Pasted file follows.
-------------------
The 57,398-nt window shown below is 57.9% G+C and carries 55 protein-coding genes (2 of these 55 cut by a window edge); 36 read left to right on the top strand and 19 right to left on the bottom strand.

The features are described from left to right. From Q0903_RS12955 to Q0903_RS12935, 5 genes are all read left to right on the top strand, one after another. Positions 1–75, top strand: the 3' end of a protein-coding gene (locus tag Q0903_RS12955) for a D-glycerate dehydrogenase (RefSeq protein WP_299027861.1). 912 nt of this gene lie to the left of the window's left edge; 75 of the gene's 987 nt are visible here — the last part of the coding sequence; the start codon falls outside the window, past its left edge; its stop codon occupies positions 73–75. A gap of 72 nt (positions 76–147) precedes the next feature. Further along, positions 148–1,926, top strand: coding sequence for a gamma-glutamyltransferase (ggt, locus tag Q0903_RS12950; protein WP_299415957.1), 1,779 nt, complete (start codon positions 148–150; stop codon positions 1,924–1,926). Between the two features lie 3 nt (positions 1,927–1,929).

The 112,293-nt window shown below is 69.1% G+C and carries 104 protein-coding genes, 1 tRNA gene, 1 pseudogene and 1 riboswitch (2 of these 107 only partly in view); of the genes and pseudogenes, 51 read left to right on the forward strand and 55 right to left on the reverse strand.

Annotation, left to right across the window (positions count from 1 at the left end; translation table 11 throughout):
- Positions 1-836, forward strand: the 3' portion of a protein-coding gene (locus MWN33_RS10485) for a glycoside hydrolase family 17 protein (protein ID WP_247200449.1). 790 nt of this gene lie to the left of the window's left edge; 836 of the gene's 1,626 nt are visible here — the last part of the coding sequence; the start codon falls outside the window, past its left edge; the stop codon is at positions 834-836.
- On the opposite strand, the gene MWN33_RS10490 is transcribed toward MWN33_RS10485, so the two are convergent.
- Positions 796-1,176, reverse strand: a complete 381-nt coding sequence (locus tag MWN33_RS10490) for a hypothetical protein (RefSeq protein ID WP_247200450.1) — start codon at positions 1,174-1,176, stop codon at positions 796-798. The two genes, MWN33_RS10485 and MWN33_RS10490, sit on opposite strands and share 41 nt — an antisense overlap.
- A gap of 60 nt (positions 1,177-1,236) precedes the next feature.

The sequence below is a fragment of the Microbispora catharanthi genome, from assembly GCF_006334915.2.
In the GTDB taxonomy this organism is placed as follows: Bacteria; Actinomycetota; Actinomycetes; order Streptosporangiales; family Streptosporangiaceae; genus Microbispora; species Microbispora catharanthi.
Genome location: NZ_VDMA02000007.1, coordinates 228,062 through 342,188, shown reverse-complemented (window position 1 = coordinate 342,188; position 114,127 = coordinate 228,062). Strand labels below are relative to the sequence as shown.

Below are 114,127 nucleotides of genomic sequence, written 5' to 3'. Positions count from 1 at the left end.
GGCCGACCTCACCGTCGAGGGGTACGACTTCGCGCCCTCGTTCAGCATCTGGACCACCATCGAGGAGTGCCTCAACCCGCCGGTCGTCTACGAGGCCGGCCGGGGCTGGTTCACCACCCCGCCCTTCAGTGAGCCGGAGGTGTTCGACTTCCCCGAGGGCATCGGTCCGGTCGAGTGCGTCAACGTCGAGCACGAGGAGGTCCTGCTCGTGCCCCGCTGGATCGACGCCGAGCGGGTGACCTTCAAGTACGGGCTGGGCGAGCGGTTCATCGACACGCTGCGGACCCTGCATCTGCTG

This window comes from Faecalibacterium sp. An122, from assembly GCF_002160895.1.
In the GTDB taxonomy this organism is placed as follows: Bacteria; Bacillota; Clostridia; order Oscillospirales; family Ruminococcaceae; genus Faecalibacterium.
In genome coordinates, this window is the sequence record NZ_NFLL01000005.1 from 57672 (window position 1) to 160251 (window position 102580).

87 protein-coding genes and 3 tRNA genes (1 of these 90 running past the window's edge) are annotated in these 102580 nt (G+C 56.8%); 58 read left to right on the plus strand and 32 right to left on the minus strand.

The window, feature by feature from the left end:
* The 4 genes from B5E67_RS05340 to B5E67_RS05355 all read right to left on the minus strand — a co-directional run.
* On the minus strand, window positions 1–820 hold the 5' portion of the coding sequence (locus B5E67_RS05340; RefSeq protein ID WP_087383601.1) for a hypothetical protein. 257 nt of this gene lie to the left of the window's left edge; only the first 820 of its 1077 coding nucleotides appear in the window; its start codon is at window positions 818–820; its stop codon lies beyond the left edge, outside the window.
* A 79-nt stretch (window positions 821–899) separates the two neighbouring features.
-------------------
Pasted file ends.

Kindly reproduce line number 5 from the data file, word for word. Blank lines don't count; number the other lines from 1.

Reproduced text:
- Positions 1-836, forward strand: the 3' portion of a protein-coding gene (locus MWN33_RS10485) for a glycoside hydrolase family 17 protein (protein ID WP_247200449.1). 790 nt of this gene lie to the left of the window's left edge; 836 of the gene's 1,626 nt are visible here — the last part of the coding sequence; the start codon falls outside the window, past its left edge; the stop codon is at positions 834-836.